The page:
There are two rather new exhibits at the Museum of the Bible, and I was able to review them both while I was there for the consultants meeting. The first of these exhibits is the Jerusalem and Rome exhibit— which has some fine murals about early Jewish history during and after the Jewish war. Here are a few of the shots of the murals. This depicts members of the Qumran community hiding scrolls in jars in caves near the Qumran site.
And here is a shot of the arch of Titus built in the 70s after the war was over and Titus had his triumph through the streets of Rome, as is depicted in the colorful frieze of the carrying of the booty from the Jerusalem temple through the Roman streets…
As a side comment I would note that a good deal of things have been and are being said these days about this Museum which are simply not true. For example, the thousands of artifacts in the control of the MOTB are NOT part of the Green collection nor do they belong to the Greens. They belong to the Museum or on loan from the Israel Antiquities Authorities or other legitimate sources. Secondly, this Museum is a Museum for everyone, and is not and should not be a clandestine effort at sectarian apologetics, politics or anything else along that line. Were that the case, neither I nor most of the consultants (including important Jewish scholars such as A-J Levine, Eric and Carol Meyers and Larry Schiffman) would have anything to do with this operation. Our mission is the making the Bible accessible for everyone. It is an educational venture.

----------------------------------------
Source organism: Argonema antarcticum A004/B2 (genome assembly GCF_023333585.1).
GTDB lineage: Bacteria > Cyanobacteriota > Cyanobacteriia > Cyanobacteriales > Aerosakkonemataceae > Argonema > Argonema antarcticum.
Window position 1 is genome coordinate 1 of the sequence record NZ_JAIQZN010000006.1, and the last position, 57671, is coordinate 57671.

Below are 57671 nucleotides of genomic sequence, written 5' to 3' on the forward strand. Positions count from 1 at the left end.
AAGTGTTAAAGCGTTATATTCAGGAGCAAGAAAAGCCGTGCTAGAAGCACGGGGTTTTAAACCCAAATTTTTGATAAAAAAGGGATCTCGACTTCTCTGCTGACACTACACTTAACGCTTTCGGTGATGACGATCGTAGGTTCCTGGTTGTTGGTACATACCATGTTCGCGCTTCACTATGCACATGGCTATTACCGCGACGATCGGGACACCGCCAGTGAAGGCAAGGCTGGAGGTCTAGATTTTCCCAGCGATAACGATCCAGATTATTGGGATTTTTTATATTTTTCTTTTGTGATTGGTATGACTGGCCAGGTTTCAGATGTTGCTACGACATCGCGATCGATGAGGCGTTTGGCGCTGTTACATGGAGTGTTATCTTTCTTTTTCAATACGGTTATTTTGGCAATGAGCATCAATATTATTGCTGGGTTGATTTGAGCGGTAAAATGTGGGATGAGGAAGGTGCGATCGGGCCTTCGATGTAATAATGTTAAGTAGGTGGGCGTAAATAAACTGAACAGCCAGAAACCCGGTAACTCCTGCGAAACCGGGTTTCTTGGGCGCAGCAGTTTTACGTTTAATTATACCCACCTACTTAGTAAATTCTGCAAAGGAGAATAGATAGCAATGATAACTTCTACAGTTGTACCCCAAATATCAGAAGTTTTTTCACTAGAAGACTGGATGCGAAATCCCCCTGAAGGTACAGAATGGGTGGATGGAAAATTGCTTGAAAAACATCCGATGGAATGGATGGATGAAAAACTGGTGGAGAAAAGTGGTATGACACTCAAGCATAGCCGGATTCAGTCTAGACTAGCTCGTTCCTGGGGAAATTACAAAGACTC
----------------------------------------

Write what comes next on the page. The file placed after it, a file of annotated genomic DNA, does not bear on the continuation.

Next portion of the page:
Lastly, while there are people who have been involved with the MOTB that on their own and NOT as representatives of the MOTB have done some Christian events that involved apologetics, these were not events sanctioned or sponsored by the Museum. What a person does on their own time and not as a representative of the Museum is of course their own business. This Museum is a new one and is in the process of perfecting its mission, and vision for the general public, having just hired a COO and announced its very first CEO. Fairness dictates that it be given some time to make clear its purposes and mission, as those statements and policies are still being formed and implemented. Jumping to conclusions about the Museum itself and its agendas is not warranted, and is certainly not a fair and balanced scholarly approach to this Museum.